By Evan Brunell
Jonathan Broxton isn't concerned about the two home runs he's given up so far on the year.
Despite notching three saves already -- a dramatic turnaround from his forgettable 2010 season -- there's still plenty to worry about with Broxton, whose velocity still isn't up to previous highs. While it's far too early to draw any conclusions from the two home runs Broxton coughed up, you could excuse a Dodgers fan for fearing the worst. However, Broxton has never given up more than seven homers in a season ... and that was in 2006. Since 2008, he hasn't given up more than four home runs, so it's likely an aberration, not the norm.
Manager Don Mattingly felt as such, as he told the Los Angeles Times. "If he throws his good slider there, if he gets it where he wants, he gets [the batter] right there," Mattingly said about the Aaron Rowand home run. "He just didn't get it where he wanted. That's all right."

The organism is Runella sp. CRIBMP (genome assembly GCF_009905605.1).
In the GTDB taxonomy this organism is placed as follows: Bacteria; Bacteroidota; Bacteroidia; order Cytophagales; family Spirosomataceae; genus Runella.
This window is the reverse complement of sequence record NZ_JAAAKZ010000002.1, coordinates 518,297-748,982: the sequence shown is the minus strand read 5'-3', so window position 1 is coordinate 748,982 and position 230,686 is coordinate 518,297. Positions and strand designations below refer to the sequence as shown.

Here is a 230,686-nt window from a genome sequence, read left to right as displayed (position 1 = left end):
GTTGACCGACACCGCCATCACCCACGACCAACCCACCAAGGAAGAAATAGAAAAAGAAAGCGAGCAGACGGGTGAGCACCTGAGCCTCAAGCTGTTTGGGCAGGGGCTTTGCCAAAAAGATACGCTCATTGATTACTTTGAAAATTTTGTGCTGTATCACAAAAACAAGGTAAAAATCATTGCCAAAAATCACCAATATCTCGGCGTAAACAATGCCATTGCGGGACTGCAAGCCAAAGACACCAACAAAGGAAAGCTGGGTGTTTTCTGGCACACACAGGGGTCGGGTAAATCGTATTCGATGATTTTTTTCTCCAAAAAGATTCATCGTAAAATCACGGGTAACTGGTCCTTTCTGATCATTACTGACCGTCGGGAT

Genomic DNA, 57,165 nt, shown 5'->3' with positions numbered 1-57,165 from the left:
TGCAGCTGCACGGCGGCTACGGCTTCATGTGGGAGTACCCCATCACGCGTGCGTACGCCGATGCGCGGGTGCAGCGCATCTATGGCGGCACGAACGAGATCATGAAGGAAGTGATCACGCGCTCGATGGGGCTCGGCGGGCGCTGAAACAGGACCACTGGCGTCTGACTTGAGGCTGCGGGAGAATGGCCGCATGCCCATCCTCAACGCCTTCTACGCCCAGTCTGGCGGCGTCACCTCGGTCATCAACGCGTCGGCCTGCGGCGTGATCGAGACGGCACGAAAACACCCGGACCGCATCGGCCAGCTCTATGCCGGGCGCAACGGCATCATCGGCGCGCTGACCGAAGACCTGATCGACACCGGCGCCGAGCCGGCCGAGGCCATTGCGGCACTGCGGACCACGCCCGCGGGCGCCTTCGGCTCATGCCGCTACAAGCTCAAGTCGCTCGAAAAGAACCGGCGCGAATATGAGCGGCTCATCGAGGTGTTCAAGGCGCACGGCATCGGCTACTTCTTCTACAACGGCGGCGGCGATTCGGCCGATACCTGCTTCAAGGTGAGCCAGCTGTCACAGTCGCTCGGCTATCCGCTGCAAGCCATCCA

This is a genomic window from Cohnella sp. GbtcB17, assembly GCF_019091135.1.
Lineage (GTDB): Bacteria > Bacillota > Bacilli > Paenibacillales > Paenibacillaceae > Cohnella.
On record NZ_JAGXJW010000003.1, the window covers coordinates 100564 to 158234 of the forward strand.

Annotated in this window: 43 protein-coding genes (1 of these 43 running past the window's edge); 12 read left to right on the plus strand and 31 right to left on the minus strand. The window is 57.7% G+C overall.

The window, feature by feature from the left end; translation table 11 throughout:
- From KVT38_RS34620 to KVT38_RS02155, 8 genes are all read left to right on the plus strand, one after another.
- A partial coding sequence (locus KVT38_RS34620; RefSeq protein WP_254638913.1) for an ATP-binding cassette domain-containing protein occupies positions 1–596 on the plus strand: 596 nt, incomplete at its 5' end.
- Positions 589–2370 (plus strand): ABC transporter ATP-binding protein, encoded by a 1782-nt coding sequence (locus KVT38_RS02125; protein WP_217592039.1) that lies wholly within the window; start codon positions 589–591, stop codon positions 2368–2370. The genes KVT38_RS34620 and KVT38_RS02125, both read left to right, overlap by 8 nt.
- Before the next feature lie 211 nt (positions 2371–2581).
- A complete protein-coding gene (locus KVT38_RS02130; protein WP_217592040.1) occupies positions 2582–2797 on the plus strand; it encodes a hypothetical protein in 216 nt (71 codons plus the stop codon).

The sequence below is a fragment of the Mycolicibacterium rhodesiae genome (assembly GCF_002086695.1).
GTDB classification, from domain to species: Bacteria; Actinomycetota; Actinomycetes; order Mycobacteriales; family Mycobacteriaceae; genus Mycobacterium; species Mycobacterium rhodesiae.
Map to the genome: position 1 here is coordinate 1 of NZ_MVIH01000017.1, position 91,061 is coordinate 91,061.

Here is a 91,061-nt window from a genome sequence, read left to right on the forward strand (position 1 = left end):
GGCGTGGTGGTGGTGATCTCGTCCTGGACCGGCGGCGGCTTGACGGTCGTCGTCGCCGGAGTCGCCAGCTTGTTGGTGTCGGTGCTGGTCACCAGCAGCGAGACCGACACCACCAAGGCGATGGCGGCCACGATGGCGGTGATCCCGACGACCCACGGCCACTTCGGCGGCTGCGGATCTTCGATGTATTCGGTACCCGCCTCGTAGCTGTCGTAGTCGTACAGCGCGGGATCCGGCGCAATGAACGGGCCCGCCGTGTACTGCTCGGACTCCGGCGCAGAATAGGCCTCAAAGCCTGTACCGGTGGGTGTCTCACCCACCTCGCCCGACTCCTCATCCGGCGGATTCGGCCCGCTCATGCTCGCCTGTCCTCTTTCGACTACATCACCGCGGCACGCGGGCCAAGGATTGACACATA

The one saving grace for Broxton coughing up the home runs is that they simply did not matter. The Dodgers had leads of multiple runs at the time of each homer. The one close game that required a save, Broxton netted a 1-2-3 inning. Broxton mentioned that the pace of the game, influenced by the lead, may have had something to do with it.
"You've got to go after him and try to get quick outs," he said. "I was trying to do it as quick as possible. Especially when you have a three-run lead, you don't want to be out there messing around."
Still, two things to watch for Broxton: his walk and strikeout rate. Broxton walked 28 batters unintentionally last season, his worst rate in full-time duty. This season, he has yet to walk a batter, but he only has one strikeout, which is a steep dropoff from double-digit strikeout rates per nine innings. Of course, small sample size reigns supreme here, so it's far too early to draw any conclusions based on three innings of data.
Still, the walks and strikeouts are what to watch for, not home runs.